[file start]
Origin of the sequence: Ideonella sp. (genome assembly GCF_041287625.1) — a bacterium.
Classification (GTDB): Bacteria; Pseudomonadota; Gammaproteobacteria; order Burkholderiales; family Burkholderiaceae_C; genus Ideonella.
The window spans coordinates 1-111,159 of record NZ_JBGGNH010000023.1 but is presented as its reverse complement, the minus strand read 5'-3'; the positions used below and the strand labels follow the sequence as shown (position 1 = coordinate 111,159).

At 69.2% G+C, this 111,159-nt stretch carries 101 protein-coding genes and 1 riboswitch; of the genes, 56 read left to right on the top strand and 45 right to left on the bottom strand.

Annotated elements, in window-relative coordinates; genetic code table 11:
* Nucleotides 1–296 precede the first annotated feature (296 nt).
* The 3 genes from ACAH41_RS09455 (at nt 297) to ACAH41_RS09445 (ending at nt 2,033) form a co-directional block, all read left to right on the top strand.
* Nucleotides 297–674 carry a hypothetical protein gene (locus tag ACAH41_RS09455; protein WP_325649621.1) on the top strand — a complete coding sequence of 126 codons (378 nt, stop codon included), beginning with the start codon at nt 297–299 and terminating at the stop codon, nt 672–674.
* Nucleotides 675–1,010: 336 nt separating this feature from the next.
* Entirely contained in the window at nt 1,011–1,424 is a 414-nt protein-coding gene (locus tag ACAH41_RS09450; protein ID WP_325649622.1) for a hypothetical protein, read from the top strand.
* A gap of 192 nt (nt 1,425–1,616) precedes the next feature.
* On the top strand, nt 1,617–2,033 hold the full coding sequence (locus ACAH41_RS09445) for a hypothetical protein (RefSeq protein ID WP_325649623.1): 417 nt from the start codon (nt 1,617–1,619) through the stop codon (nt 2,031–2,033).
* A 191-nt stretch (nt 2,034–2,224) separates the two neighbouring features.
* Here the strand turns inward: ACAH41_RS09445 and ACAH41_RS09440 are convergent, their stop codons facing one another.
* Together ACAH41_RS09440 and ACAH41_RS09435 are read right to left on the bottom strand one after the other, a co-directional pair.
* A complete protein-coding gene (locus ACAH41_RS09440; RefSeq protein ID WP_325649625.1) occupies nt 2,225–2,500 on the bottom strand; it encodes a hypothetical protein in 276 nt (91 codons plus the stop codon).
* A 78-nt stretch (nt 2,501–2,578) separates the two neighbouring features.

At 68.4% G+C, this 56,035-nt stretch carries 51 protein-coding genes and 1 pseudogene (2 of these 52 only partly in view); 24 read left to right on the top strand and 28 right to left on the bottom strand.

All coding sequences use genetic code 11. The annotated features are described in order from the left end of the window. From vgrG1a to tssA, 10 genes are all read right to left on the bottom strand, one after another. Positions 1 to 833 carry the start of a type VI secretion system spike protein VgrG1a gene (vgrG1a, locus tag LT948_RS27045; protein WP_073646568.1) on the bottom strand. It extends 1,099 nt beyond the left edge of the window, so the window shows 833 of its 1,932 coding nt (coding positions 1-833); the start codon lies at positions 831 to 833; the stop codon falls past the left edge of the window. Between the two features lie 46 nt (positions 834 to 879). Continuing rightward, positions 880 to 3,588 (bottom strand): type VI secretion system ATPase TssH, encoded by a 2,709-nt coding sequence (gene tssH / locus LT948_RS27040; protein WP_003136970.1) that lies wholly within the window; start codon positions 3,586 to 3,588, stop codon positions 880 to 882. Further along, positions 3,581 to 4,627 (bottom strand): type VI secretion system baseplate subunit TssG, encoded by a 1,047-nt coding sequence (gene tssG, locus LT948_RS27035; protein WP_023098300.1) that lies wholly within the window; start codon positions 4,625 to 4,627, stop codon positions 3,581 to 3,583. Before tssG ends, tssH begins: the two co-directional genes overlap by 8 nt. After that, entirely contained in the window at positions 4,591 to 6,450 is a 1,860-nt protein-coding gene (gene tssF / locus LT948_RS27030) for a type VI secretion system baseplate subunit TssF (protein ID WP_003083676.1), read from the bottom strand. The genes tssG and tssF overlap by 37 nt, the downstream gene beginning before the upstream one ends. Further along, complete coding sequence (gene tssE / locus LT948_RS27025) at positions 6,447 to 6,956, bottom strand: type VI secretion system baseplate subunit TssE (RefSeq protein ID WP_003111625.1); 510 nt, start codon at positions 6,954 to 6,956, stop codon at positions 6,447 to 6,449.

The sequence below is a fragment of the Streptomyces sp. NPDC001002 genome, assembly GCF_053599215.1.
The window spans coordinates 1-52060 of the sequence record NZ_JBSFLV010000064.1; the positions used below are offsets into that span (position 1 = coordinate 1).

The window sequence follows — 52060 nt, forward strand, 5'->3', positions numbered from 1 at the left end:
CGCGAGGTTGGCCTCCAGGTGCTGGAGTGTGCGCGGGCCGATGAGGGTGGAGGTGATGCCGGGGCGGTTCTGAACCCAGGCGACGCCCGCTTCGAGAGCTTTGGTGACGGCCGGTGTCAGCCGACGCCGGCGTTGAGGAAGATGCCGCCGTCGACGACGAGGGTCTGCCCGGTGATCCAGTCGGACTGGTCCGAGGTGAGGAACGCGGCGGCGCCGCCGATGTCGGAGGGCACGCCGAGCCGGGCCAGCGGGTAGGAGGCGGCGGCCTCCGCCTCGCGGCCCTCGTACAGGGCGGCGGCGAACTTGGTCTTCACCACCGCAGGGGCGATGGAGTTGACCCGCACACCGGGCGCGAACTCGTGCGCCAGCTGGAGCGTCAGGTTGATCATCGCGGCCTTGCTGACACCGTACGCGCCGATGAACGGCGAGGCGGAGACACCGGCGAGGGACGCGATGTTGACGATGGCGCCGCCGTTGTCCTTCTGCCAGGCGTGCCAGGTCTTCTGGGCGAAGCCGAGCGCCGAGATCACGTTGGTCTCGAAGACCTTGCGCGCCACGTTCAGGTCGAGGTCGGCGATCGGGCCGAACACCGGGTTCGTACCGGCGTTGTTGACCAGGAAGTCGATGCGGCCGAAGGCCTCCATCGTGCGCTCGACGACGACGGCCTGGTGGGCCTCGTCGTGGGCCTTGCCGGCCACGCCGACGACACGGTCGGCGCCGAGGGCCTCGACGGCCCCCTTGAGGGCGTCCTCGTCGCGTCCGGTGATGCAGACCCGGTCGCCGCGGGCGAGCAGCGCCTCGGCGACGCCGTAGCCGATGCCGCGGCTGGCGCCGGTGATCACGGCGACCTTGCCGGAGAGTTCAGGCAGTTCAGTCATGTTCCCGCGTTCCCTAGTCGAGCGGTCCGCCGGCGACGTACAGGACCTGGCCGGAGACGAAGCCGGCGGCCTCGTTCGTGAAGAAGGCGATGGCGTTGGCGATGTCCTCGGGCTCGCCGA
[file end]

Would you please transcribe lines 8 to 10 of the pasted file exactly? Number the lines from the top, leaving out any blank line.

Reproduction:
* Nucleotides 297–674 carry a hypothetical protein gene (locus tag ACAH41_RS09455; protein WP_325649621.1) on the top strand — a complete coding sequence of 126 codons (378 nt, stop codon included), beginning with the start codon at nt 297–299 and terminating at the stop codon, nt 672–674.
* Nucleotides 675–1,010: 336 nt separating this feature from the next.
* Entirely contained in the window at nt 1,011–1,424 is a 414-nt protein-coding gene (locus tag ACAH41_RS09450; protein ID WP_325649622.1) for a hypothetical protein, read from the top strand.